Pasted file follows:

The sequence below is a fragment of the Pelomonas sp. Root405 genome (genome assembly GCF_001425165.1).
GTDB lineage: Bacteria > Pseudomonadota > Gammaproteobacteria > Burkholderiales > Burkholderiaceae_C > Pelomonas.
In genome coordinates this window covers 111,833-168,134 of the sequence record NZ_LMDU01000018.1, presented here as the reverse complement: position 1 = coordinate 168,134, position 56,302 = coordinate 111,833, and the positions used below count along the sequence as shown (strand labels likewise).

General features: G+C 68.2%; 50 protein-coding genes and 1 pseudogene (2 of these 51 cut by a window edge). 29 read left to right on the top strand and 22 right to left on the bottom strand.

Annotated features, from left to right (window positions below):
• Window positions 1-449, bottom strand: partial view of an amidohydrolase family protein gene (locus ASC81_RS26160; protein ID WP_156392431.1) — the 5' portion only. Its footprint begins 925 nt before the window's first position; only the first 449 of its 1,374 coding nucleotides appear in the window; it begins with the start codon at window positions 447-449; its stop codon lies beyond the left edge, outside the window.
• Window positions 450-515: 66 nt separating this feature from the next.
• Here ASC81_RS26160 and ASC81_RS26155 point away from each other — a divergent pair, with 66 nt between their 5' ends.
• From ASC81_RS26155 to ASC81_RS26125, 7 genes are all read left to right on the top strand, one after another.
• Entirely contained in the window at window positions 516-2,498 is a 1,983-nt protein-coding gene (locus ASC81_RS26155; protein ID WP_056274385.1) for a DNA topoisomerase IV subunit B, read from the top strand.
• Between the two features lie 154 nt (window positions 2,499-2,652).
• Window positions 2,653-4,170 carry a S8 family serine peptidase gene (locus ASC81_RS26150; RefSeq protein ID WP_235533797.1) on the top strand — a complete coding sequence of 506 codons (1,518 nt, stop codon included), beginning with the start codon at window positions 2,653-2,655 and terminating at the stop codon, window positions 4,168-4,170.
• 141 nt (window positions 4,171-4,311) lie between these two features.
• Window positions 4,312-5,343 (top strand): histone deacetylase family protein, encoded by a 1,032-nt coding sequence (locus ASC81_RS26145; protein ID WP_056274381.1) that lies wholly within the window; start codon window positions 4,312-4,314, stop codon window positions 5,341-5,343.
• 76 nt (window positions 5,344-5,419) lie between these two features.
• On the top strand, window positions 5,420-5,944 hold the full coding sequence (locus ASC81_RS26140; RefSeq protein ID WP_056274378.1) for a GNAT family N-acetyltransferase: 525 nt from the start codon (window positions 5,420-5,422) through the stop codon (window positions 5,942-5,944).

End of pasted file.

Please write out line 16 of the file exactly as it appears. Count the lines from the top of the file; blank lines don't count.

• On the top strand, window positions 5,420-5,944 hold the full coding sequence (locus ASC81_RS26140; RefSeq protein ID WP_056274378.1) for a GNAT family N-acetyltransferase: 525 nt from the start codon (window positions 5,420-5,422) through the stop codon (window positions 5,942-5,944).